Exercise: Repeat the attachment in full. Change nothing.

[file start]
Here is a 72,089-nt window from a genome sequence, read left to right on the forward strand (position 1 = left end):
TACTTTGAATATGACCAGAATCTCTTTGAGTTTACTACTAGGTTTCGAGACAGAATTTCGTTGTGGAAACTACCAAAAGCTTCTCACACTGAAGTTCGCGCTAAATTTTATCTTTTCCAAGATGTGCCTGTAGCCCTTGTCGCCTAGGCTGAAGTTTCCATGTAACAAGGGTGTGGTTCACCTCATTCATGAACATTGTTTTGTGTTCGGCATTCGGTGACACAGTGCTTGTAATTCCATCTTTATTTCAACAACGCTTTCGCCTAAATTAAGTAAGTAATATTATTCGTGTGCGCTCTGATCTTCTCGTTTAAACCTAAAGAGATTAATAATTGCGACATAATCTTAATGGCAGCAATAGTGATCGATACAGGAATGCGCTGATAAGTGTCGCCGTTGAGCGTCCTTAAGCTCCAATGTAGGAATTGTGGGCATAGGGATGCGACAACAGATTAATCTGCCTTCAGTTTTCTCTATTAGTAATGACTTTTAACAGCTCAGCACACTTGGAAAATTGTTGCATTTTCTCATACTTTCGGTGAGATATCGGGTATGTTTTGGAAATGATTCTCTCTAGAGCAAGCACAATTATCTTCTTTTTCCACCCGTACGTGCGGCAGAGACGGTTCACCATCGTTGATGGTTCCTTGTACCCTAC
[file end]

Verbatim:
Here is a 72,089-nt window from a genome sequence, read left to right on the forward strand (position 1 = left end):
TACTTTGAATATGACCAGAATCTCTTTGAGTTTACTACTAGGTTTCGAGACAGAATTTCGTTGTGGAAACTACCAAAAGCTTCTCACACTGAAGTTCGCGCTAAATTTTATCTTTTCCAAGATGTGCCTGTAGCCCTTGTCGCCTAGGCTGAAGTTTCCATGTAACAAGGGTGTGGTTCACCTCATTCATGAACATTGTTTTGTGTTCGGCATTCGGTGACACAGTGCTTGTAATTCCATCTTTATTTCAACAACGCTTTCGCCTAAATTAAGTAAGTAATATTATTCGTGTGCGCTCTGATCTTCTCGTTTAAACCTAAAGAGATTAATAATTGCGACATAATCTTAATGGCAGCAATAGTGATCGATACAGGAATGCGCTGATAAGTGTCGCCGTTGAGCGTCCTTAAGCTCCAATGTAGGAATTGTGGGCATAGGGATGCGACAACAGATTAATCTGCCTTCAGTTTTCTCTATTAGTAATGACTTTTAACAGCTCAGCACACTTGGAAAATTGTTGCATTTTCTCATACTTTCGGTGAGATATCGGGTATGTTTTGGAAATGATTCTCTCTAGAGCAAGCACAATTATCTTCTTTTTCCACCCGTACGTGCGGCAGAGACGGTTCACCATCGTTGATGGTTCCTTGTACCCTAC